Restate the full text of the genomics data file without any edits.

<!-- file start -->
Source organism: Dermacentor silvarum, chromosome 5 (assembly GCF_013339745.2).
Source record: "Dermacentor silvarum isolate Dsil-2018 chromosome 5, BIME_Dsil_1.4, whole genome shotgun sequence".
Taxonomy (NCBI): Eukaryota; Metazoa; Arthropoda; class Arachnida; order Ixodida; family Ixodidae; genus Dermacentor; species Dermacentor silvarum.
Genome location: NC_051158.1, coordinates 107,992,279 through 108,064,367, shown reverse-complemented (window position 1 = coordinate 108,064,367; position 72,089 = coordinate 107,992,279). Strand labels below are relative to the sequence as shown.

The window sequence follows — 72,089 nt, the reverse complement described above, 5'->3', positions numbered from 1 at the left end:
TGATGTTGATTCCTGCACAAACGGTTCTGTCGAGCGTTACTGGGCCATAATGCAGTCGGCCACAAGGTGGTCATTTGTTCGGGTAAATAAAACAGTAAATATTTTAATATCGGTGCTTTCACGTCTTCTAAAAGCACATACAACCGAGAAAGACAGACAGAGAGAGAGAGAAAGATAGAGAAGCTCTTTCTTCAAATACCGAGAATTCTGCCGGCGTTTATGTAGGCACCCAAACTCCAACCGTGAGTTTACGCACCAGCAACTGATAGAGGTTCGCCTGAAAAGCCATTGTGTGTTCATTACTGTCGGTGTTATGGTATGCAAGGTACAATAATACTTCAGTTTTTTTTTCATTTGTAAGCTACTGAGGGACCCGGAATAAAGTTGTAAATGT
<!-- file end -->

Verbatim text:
Source organism: Dermacentor silvarum, chromosome 5 (assembly GCF_013339745.2).
Source record: "Dermacentor silvarum isolate Dsil-2018 chromosome 5, BIME_Dsil_1.4, whole genome shotgun sequence".
Taxonomy (NCBI): Eukaryota; Metazoa; Arthropoda; class Arachnida; order Ixodida; family Ixodidae; genus Dermacentor; species Dermacentor silvarum.
Genome location: NC_051158.1, coordinates 107,992,279 through 108,064,367, shown reverse-complemented (window position 1 = coordinate 108,064,367; position 72,089 = coordinate 107,992,279). Strand labels below are relative to the sequence as shown.

The window sequence follows — 72,089 nt, the reverse complement described above, 5'->3', positions numbered from 1 at the left end:
TGATGTTGATTCCTGCACAAACGGTTCTGTCGAGCGTTACTGGGCCATAATGCAGTCGGCCACAAGGTGGTCATTTGTTCGGGTAAATAAAACAGTAAATATTTTAATATCGGTGCTTTCACGTCTTCTAAAAGCACATACAACCGAGAAAGACAGACAGAGAGAGAGAGAAAGATAGAGAAGCTCTTTCTTCAAATACCGAGAATTCTGCCGGCGTTTATGTAGGCACCCAAACTCCAACCGTGAGTTTACGCACCAGCAACTGATAGAGGTTCGCCTGAAAAGCCATTGTGTGTTCATTACTGTCGGTGTTATGGTATGCAAGGTACAATAATACTTCAGTTTTTTTTTCATTTGTAAGCTACTGAGGGACCCGGAATAAAGTTGTAAATGT